And then the virus crisis began. While Australia, currently in early autumn, has not been as affected by the virus as many countries in the northern hemisphere, the number of Covid-19 cases down under is rising, recently surpassing 1,000. The virus has also hit Australia’s production and supply chains which are heavily dependent on Asia, in particular China, Australia’s largest trading partner. For CIMIC, the recent market turmoil could end up scuppering the sale of its massive mining services unit, Thiess, which was supposed to help stabilize its finances.
The market response was brutal. Last Thursday, CIMIC’s shares crashed by 31% to their lowest level since 2005. Then, on Friday, the shares bounced back 51%, but only after CIMIC’s majority shareholder, German construction giant Hochtief, signaled that it was buying 4.3 million new shares. That was enough to reassure investors, at least for one day. But concerns are rising, both at CIMIC and the industry at large.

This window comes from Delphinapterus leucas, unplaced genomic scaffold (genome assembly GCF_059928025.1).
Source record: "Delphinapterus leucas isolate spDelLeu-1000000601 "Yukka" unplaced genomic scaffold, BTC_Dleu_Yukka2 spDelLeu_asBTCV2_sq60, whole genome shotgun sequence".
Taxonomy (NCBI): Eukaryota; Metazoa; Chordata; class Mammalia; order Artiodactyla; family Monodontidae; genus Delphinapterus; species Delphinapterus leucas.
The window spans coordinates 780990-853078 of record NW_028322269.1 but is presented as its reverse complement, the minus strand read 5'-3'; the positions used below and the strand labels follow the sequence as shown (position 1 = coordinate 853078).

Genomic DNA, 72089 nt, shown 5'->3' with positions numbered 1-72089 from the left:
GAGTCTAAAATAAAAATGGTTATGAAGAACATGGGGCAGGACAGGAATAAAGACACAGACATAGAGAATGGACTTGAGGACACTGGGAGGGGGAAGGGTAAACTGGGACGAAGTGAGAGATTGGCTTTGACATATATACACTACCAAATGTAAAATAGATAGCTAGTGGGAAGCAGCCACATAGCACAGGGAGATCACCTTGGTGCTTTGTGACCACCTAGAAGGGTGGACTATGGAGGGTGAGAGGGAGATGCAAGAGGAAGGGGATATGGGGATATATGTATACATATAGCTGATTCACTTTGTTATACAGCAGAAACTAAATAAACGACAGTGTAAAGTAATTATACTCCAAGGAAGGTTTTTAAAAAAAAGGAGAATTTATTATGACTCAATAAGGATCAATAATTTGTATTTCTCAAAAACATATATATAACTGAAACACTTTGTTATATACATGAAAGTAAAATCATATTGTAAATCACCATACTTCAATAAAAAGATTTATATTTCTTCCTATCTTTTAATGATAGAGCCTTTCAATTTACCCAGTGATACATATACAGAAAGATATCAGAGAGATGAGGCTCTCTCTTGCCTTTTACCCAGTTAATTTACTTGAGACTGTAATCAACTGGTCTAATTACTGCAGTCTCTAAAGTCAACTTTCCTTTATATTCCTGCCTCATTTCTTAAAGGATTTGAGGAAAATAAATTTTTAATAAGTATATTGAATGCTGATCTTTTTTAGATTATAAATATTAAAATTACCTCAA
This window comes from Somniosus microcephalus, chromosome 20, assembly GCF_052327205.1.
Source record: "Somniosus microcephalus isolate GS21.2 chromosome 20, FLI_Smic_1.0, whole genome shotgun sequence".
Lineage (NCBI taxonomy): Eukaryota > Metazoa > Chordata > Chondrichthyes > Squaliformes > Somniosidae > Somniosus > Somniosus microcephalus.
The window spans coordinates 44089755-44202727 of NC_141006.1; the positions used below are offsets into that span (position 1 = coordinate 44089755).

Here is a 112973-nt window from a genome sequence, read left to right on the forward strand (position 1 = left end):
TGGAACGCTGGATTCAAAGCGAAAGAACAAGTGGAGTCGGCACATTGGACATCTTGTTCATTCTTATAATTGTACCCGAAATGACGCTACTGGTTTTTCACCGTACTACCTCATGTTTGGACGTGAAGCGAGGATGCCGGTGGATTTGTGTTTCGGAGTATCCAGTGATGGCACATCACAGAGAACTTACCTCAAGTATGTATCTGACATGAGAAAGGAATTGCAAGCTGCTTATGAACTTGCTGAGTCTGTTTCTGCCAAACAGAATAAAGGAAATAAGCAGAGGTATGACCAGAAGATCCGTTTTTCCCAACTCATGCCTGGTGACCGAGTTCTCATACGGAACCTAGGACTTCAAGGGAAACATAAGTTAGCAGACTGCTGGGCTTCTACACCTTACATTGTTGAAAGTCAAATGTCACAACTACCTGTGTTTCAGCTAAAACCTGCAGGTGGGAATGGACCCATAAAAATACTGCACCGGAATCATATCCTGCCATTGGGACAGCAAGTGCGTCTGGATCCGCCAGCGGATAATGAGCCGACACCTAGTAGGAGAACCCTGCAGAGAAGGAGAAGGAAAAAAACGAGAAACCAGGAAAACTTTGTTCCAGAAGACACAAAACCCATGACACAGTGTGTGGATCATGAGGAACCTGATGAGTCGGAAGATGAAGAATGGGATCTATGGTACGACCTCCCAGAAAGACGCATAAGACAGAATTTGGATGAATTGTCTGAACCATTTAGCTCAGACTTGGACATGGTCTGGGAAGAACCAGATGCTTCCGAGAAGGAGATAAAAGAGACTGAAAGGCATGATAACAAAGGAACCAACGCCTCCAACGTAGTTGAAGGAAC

Even before COVID-19 struck, disrupting the sector’s supply chains and halting activity on a few projects, Australia’s construction industry was already in the doldrums. In the fourth quarter of 2019, activity in the sector slumped by 7.4% year on year. The residential building segment bore the brunt of the downturn, with a 12.6% year-over-year drop in the fourth quarter. This was largely a result of the housing bust that swept through Australia’s core markets from late 2017 through mid-2019. The disruptions from last year’s bushfires then added to it: